I’m going to talk about the shorts in order of when they appear, but will combine the opening, ending, and epilogue short in the first part of this section of the review. The Opening, Ending, and Epilogue shorts were all directed by Katsuhiro Otomo and Atsuko Fukushima. They tell of a deserted world that has had the unfortunate encounter with the infamous Robot Carnival, a titan-sized piece of machinery that was once a sign of excitement and joy, but now unintentionally causes mass destruction onto any innocent villages that happen to be in its way.


The second short is called Franken’s Gears, which is directed by Koji Morimoto. It’s the tale of a mad scientist spending a dark and stormy night to bring a massive robot to life. It’s basically a sci-fi version of Frankenstein.


The third short is called Deprive, which is directed by Hidetoshi Omori. This is one of the more anime/sci-fi intense stories. It’s about a massive alien robot invasion that has destroyed the world. One group of robotic foot soldiers has kidnapped an android’s human friend/companion, and the android ventures off to rescue her.


Up next is the fourth short, titled Presence, which is directed by Yasuomi Umetsu, and is one of two shorts in Robot Carnival that has dialogue in it. It’s the tale of a man who is obsessed with a female robot that he has created to make up for a lack of any close emotional ties with his family. One day the doctor realizes his robotic creation has developed a mind of her own, not as a result of anything that he intentionally did.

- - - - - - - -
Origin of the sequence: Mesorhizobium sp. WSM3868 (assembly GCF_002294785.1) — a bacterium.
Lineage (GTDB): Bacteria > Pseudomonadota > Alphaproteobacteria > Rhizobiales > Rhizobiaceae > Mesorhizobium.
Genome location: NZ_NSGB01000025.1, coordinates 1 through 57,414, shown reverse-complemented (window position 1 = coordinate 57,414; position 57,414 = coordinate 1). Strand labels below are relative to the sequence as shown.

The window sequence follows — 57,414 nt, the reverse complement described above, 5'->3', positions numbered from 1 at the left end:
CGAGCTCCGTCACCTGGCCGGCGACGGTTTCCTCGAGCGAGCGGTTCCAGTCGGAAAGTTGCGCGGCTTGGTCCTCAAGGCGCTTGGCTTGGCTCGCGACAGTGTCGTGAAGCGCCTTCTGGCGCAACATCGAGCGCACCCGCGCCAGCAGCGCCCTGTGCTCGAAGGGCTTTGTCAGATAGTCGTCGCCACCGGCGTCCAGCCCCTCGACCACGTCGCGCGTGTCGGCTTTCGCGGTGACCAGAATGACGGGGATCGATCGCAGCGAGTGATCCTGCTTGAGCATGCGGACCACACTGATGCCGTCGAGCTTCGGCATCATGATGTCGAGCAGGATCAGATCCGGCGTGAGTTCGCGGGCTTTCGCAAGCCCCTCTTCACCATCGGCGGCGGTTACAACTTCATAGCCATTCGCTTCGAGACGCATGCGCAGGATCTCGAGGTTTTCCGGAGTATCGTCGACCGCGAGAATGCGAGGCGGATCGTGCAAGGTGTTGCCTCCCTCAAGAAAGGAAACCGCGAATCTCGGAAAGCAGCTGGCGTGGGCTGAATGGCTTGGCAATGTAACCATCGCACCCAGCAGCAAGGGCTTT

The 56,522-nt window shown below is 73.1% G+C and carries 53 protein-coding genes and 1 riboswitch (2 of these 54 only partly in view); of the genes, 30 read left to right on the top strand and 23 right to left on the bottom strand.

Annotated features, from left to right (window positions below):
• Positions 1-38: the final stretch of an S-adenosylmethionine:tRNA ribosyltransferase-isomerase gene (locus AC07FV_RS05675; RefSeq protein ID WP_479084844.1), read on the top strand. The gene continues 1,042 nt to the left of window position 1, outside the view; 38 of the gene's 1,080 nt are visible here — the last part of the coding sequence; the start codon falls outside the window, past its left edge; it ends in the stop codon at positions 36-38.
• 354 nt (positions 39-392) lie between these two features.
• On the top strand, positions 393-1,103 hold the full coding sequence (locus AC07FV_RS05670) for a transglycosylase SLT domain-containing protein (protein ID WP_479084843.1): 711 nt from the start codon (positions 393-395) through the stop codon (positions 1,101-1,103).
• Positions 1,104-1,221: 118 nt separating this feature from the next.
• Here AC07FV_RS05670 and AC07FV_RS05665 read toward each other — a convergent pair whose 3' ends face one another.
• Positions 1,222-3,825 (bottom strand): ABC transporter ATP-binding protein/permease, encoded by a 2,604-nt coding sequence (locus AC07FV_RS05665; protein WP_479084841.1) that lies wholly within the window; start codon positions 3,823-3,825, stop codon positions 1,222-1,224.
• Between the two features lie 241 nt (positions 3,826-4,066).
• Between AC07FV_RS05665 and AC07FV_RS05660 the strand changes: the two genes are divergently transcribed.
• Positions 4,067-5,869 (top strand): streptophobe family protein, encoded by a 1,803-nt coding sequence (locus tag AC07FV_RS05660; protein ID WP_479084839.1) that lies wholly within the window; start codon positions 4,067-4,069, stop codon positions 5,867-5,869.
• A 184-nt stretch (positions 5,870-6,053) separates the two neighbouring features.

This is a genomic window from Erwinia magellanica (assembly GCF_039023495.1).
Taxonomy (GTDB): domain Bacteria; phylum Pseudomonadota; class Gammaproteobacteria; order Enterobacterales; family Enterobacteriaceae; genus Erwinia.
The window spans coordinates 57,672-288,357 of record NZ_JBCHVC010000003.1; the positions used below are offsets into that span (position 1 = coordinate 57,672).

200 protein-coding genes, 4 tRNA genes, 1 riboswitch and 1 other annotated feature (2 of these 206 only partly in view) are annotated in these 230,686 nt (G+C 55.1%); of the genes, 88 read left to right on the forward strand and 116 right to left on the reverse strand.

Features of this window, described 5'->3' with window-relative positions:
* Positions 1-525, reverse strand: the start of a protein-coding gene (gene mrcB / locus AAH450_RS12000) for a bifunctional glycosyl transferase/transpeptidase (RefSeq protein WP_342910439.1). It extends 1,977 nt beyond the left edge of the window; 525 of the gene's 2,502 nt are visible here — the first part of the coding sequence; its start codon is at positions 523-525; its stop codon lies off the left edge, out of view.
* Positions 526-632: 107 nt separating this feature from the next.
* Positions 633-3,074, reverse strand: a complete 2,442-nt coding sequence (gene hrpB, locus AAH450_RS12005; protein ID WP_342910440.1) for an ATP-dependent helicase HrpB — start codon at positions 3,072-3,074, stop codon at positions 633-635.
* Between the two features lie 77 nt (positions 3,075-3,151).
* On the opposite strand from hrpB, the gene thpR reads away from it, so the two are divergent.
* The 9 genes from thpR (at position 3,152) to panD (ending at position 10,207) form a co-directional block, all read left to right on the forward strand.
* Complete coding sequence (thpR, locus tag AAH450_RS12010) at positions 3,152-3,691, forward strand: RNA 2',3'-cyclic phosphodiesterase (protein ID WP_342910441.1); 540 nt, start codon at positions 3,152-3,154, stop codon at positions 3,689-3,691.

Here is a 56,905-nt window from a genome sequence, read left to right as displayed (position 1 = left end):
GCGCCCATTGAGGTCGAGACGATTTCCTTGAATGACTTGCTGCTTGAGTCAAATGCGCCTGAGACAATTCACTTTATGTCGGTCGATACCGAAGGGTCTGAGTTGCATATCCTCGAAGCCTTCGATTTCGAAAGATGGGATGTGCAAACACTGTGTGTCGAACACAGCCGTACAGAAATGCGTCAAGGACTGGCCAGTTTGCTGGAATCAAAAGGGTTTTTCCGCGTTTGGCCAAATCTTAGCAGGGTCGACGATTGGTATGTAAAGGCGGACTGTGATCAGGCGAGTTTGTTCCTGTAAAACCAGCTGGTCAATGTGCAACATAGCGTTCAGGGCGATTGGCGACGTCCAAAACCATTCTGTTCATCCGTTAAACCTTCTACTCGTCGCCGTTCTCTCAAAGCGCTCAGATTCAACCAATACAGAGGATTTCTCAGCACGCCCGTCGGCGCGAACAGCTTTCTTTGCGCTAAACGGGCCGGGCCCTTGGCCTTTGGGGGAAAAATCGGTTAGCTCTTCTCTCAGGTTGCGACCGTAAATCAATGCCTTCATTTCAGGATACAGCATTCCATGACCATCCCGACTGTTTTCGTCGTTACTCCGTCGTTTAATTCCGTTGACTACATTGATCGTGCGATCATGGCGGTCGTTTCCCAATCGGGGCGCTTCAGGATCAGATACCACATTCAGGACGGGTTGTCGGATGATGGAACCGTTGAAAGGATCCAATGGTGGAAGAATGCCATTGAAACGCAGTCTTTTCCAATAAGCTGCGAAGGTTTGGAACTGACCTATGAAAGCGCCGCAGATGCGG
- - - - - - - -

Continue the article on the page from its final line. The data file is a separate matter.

The fifth short is called Star Light Angel. This section is directed by Hiroyuki Kitazume, and is another short that is very anime-ish. It stars two girls who are having a great time at an amusement park, only to have heartbreak happen with one of the girls finding out that her boyfriend is dating her friend on the side. Upset by this, she runs to this virtual reality ride, and ends up making nightmarish creatures appear, but is then saved by a robot.


The sixth short is probably one of my favorites. It’s called Cloud, and is directed by Manabu Òhashi. It’s a story about an angel that brings a robot to life. It walks through the life and evolution of mankind, represented by the visuals in the background.


After Cloud, we have the seventh short titled Strange Tales of Meiji Machine Culture: Westerner’s Invasion. This section is directed by Hiroyuki Kitakubo. Basically, it’s a giant robot fight between one that is heavily inspired by Japan, and another robot that is inspired by the west. It’s a fun, goofy, and over-the-top brawl between the east and the west.


The final short before the bookend of the film, and quite possibly, my favorite sequence in the entire film, is called Chicken Man and Red Neck. It’s directed by Takashi Nakamura, and was inspired by two different Disney shorts, The Legend of Sleepy Hollow, and Night on Bald Mountain. The story of this sequence is basically a giant, devil-like robot that comes out during the night in Tokyo, and brings forth a red cloaked robot named Red Neck. Red Neck then helps bring robots and machines to life for a night of havoc and partying, with only a single drunk human named Chicken Man awake during this whole night of chaos.